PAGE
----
Precision Agriculture and BBI’s Task Command System

By Lee Kilpatrick

Our company just launched the Task Command System, an integrated suite of technology comprising a driver-operated display terminal that utilizes the ISOBUS electronic connection standard on all new tractors, connecting to an advanced electronic/hydraulic spreader control system that maximizes the use of variable rate technology (VRT) available on select spreader models.

Farmers have been using dry-broadcast spreaders for decades—many may ask, why does BBI Spreaders continue to release dashboard displays, software, and spreader-mounted electronics to go along with them? Is this some kind of fad?  What’s wrong with my old mechanical fertilizer spreader?

To answer these questions, let’s start with the most consistent problem we wrestle with at BBI Spreaders—it’s actually our core mission: 

What can we do for our customers to improve the current economics of their farming operations?

Just as we’ve pioneered utilizing cost-in-use calculators to determine the best spreaders for our customers, we’ve approached integrating technology after seeing a critical mass of emerging research on what elite farmers are doing to drive higher yields, lower waste, and better efficiencies.

As we have been exploring solutions that improve the economic standing of our customers, we have been informed by recent research from the USDA’s Economic Research Unit:  On the Doorstep of the Information Age—Recent Adoption of Precision Agriculture.  The agency’s David Schimmelpfennig and Robert Ebel performed valuable analysis of the current state of farming in the United States, zeroing in on corn and soybean farms.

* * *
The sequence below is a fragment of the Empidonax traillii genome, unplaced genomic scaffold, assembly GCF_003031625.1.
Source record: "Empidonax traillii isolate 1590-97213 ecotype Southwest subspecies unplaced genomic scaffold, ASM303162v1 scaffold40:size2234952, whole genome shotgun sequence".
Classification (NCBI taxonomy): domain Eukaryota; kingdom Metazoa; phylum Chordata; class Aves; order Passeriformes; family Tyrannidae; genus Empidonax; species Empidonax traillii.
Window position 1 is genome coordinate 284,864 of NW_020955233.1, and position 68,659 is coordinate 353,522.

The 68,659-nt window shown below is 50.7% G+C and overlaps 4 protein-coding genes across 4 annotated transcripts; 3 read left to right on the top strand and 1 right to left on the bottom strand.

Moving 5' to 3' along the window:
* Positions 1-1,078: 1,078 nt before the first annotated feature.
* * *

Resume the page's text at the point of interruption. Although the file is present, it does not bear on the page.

What Schimmelpfennig and Ebel found is quite compelling, as they tracked the adoption rates of four emerging information technologies—yield monitors, variable-rate application technologies, guidance systems, and GPS maps.  When farmers adopt these technologies in a logical sequence of applications—monitoring yields and soil data, and then using variable-rate technology—there are multiple positive outcomes:

  • ·         Lower fuel use and cost of equipment operation
  • ·         Elimination of over-fertilizing, over-seeding, and over-treatment for pests
  • ·         Lower spend on inputs (fertilizer, seed, pesticides) due to eliminated waste
  • ·         Efficient, targeted distribution of fertilizer, seeds, and pesticides—the right amounts needed for the right plants
  • ·         Less run-off of fertilizer and pesticides, preserving land and water quality nearby
  • ·         Higher yields across the field

When you step back and look at all of these benefits, you realize that higher yields, getting more outputs out of fewer inputs, and doing business in a sustainable way that preserves the land for future production years and new generations of farming are the very fundamentals of agribusiness.  So as we continue to invest in technology that enhances precision agriculture at BBI Spreaders, we have realized that the sophisticated farmers—people who direct business operations on farms in a manner akin to executives in any business—will surely be adopting precision farming information technologies at even higher rates over the next decade.

So, if you are still using a mechanical spreader and think you’re ready to take the next-level step into precision agriculture, you should talk with any of our highly trained spreader sales staff , either directly through email, phone call, or come and visit with us in person at a trade show near you.

There you have it—the Task Command System from BBI Electronics, just another example of how we listen to what’s going on in the field and bring products to our farmers that will bolster their economic performance.  It’s what business—and agribusiness—is all about.

Lee Kilpatrick is Director of Sales and Marketing at BBI Spreaders.